The wind-up mechanism 10 includes a housing 38 which rotatably supports the driving hub 30. A wind-up driver mounted on the housing is coupled to the windup hub 30. The drive includes a disc 42 having manual drive facilities such as telephone style dialing finger holes or, in the preferred embodiment illustrated herein, a hand-grippable crank handle 44. The driver 42 is mounted on a shaft 46 (see FIG. 4) connected to wind-up hub 30. A pair of friction discs 43 are interposed in the drive train between the driver 42 and the hub 30 to prevent overwinding of the spring 14 and damage to the gear train 24 of the vehicle.
The vehicle gear train 24 includes a main driver gear 50 which is coaxially coupled to shaft 22 and engages a pinion 52 on a swing-shaft 54. The shaft 54 is movably mounted to the frame 13 of the toy vehicle by means of shaft-receiving slots such as 58 formed in the vehicle frame 13. Slots 58 define the limits and direction of movement of swing shaft 54 so that a swing gear 60, connected to shaft 54, may be selectively brought into contact with a pinion 62 coaxially coupled to a crown gear 64. The crown gear 64 in turn engages an axle pinion 66 mounted on vehicle drive axle 26.
The swing shaft 54 is so located that, during wind-up of spring 14 in the direction of arrow 67, a disengaging force is exerted on swing shaft 54 so that gear 60 is thus swung away from pinion 62. In this manner spring wind-up may be obtained without simultaneously rotating the vehicle drive axle 26. This permits the toy vehicle to remain stationary, resting its wheels against the platform 72, during the wind-up operation. Reverse rotation of gear 50 drives the swing gear 60 back into engagement with pinion 62.
A stop gear 68 is operatively coupled with a pinion 69 on shaft 22, and is provided with an interference segment 70. The stop gear 68 serves to limit the range of the vehicle by virtue of the binding effect that the interference segment 70 has on the gear train 24. Thus during vehicle travel when the spring 14 unwinds from output drum 18 the interference segment interrupts the spring drive 12 by engagement with larger pinion tooth 69a. Also, during spring wind-up, when the interference segment has been rotated into contact with pinion tooth 690, further winding is prevented. This bars overwinding of the drive spring 14.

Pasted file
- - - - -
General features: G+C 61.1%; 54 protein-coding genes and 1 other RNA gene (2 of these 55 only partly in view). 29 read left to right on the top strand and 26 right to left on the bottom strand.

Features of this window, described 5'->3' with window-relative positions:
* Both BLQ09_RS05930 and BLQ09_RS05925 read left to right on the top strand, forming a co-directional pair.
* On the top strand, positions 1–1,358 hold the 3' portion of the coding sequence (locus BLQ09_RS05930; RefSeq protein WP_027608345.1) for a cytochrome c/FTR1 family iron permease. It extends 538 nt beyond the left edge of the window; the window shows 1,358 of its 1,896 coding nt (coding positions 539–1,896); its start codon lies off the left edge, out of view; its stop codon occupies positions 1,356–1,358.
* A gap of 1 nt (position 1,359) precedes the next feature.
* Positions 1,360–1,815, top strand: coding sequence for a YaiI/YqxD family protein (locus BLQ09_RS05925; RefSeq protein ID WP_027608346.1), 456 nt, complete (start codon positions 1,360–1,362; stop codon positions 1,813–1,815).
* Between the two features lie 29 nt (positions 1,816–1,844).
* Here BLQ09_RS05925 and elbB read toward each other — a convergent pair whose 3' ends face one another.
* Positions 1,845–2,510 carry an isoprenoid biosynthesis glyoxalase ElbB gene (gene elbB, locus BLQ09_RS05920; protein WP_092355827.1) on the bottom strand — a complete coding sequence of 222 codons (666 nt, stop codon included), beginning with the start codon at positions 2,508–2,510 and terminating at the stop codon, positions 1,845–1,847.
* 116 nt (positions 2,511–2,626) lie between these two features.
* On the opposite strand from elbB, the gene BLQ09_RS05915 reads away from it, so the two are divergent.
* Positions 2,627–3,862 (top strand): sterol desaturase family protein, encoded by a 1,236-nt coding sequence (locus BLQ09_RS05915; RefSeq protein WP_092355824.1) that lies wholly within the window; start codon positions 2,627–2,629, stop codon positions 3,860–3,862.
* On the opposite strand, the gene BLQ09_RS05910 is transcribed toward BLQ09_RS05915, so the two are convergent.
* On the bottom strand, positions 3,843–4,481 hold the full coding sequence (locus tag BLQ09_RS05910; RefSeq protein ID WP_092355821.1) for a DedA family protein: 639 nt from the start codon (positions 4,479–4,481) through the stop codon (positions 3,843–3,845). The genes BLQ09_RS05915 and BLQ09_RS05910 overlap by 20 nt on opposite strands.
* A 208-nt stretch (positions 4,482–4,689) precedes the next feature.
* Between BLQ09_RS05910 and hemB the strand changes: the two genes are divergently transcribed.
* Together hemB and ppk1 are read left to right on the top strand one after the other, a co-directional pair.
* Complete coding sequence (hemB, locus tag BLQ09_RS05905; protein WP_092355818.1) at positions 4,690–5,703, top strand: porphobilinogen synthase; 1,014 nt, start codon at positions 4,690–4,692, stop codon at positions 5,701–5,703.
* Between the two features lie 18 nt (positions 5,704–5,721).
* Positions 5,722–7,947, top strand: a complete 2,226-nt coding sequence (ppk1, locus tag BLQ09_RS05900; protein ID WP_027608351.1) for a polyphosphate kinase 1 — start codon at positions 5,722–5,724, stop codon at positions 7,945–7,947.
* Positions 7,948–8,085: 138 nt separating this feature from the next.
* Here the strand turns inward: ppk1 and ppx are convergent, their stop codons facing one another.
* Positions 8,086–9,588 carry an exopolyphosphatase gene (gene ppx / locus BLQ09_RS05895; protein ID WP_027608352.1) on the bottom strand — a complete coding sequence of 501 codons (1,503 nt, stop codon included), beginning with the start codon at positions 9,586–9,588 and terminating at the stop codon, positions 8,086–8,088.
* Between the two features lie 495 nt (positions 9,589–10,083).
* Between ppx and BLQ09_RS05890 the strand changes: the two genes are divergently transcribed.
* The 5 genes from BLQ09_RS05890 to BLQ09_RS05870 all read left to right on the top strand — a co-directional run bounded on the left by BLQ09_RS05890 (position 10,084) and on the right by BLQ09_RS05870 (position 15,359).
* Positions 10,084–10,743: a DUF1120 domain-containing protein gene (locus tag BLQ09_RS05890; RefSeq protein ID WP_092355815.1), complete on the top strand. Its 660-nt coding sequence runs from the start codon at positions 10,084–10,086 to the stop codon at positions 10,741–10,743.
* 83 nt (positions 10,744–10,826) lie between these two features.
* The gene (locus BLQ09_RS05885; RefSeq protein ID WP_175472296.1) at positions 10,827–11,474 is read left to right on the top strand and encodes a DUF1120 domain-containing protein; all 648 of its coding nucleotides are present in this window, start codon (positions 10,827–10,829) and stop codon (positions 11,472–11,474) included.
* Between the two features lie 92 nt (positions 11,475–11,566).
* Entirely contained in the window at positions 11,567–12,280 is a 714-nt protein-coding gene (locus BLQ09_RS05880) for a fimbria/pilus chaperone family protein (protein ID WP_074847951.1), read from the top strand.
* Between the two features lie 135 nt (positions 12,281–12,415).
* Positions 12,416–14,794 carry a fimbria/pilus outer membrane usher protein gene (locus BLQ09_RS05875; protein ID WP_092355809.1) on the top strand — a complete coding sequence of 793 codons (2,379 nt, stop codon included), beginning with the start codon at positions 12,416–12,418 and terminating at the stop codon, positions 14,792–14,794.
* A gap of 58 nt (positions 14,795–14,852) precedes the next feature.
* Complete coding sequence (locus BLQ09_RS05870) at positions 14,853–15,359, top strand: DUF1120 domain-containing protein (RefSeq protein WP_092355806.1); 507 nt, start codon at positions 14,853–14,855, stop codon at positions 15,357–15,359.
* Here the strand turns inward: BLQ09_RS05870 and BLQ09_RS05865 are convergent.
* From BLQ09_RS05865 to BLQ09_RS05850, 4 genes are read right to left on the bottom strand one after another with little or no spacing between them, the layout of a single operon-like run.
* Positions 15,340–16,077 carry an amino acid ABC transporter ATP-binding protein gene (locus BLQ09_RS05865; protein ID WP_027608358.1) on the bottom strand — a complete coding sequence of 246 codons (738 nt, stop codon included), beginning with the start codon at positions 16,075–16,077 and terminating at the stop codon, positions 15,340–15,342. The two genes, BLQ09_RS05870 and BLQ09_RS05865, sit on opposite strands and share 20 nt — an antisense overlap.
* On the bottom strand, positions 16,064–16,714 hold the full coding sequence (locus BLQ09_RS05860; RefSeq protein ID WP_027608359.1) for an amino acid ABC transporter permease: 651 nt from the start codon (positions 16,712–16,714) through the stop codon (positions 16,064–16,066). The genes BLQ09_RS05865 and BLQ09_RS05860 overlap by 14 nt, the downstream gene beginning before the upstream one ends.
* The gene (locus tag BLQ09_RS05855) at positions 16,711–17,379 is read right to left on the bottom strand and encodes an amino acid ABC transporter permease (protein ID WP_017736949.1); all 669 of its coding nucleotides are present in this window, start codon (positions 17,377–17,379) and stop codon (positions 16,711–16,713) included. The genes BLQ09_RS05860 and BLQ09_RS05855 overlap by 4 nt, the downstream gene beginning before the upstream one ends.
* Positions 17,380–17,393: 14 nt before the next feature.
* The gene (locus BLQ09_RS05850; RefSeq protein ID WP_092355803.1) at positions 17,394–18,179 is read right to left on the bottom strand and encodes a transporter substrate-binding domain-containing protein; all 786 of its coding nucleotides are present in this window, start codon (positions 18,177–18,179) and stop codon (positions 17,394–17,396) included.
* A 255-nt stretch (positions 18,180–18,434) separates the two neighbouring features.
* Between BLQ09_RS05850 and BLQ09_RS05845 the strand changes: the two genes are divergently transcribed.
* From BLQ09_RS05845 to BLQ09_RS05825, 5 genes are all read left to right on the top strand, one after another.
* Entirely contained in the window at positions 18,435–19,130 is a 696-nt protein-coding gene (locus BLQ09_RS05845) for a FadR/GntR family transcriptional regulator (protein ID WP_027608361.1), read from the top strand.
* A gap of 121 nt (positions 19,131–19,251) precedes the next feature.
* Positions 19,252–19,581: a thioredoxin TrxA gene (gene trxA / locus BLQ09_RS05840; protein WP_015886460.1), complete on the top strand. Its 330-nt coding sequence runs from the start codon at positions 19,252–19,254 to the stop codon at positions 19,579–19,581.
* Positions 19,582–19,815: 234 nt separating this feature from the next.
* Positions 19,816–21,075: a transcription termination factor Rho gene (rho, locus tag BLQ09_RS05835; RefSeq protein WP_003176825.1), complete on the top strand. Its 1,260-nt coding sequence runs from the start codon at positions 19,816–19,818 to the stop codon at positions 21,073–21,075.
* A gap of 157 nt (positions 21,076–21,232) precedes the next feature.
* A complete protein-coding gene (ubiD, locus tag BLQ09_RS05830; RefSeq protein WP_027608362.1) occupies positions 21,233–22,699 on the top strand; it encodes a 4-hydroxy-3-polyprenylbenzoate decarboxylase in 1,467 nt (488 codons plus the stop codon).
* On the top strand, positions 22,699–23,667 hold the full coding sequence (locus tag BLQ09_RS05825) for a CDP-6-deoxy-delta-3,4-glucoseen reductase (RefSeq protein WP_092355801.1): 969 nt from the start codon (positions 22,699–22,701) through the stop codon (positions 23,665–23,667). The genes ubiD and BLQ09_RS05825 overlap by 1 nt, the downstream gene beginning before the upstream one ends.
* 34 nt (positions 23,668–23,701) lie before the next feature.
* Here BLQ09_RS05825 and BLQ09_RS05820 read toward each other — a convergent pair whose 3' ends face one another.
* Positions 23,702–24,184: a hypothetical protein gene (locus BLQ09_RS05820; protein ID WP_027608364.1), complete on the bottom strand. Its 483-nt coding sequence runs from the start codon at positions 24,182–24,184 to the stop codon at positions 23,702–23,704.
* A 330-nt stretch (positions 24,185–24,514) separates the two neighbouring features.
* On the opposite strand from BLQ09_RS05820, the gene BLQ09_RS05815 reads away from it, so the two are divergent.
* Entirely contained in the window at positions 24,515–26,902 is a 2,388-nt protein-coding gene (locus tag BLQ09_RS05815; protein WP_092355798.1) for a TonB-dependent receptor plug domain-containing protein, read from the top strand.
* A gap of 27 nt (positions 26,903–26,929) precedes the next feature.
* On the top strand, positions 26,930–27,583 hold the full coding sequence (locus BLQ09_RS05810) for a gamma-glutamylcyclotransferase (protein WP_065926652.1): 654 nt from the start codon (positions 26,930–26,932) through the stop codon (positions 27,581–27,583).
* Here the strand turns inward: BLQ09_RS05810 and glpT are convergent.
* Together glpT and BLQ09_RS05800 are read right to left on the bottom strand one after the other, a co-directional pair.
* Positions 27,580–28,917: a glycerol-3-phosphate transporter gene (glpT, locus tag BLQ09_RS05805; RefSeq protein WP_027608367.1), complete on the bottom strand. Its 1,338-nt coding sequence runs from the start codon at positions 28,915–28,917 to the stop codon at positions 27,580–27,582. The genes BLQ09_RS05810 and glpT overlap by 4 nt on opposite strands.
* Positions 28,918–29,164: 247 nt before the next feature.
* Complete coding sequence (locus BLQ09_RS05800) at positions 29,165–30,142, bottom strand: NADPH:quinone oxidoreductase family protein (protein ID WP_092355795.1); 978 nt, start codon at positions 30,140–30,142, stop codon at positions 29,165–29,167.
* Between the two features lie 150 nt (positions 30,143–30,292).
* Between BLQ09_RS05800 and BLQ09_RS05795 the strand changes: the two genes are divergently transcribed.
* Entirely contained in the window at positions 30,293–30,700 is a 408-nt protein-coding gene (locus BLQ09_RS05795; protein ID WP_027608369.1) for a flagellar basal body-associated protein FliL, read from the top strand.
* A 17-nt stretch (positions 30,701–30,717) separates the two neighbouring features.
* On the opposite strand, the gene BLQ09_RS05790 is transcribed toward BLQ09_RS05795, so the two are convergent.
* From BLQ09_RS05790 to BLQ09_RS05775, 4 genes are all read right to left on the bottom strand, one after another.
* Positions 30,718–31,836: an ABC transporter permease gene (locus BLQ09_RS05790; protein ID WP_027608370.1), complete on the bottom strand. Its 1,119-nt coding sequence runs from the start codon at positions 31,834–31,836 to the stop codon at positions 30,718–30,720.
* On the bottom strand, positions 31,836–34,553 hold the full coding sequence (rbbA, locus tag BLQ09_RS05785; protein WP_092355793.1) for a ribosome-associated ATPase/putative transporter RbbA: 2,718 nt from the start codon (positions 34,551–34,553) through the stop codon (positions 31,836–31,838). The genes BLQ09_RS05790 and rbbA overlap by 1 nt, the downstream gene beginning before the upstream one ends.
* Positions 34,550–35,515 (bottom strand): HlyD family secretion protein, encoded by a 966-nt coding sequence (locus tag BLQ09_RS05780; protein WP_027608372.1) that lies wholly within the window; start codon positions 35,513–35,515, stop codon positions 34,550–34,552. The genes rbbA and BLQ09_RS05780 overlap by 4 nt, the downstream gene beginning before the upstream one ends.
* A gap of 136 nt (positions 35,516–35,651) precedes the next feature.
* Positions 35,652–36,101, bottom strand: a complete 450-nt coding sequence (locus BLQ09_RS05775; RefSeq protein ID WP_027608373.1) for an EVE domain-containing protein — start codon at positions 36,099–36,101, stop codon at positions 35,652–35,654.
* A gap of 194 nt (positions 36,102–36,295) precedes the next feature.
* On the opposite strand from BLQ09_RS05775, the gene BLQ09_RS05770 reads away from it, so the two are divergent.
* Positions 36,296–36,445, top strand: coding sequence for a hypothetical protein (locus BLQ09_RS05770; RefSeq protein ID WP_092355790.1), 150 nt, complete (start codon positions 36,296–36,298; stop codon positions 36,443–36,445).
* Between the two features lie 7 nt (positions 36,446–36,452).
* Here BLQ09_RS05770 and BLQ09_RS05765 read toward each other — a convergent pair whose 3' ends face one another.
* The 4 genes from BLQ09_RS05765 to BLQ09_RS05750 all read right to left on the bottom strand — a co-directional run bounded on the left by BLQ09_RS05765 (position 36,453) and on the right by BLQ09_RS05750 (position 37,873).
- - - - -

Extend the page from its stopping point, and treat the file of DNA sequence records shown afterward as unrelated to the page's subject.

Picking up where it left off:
FIGS. 3 through 6 shows a vehicle launch mechanism 100 which incorporates the described wind-up mechanism in a housing 138 sized to receive a toy vehicle on a pivotable platform 172. (Specific elements 138 and 172 in FIGS. 3-6 correspond to the more generalized elements 38 and 72 respectively of FIG. 1.) The driving hub 30 is shown protruding through an aperture 74 in platform 172. A vehicle positioning stanchion 76 is shown protruding through a slot 78 in platform 172. The stanchion 76 engages the rear end of the vehicle being wound so as to establish a precise position therefor, in which the vehicle is so located that the hubs 28 and 30 are in axial alignment to achieve winding engagement.
The platform 172 pivots about a horizontal axis 80 defined by pivot pins 81 affixed to the platform 172 and journaled on the housing 138. The platform is longitudinally sized so that its front end 82 may be pivoted to seat against the surface 84 on which the toy vehicle launch mechanism 100 is located. Surface 84 may be a floor, for example, or any other extended running surface for a toy vehicle. The platform 172 is conveniently pivoted down into launching attitude by applying pressure on a side tab 86 provided therefor, until the front end 82 comes to rest upon surface 84 as shown in FIG. 6. The toy vehicle 11 (seen in phantom in FIG. 6) is then automatically released from both the driving hub 30 and stanchion 76, and rushes down onto the surface 84 under the impetus of its spring motor.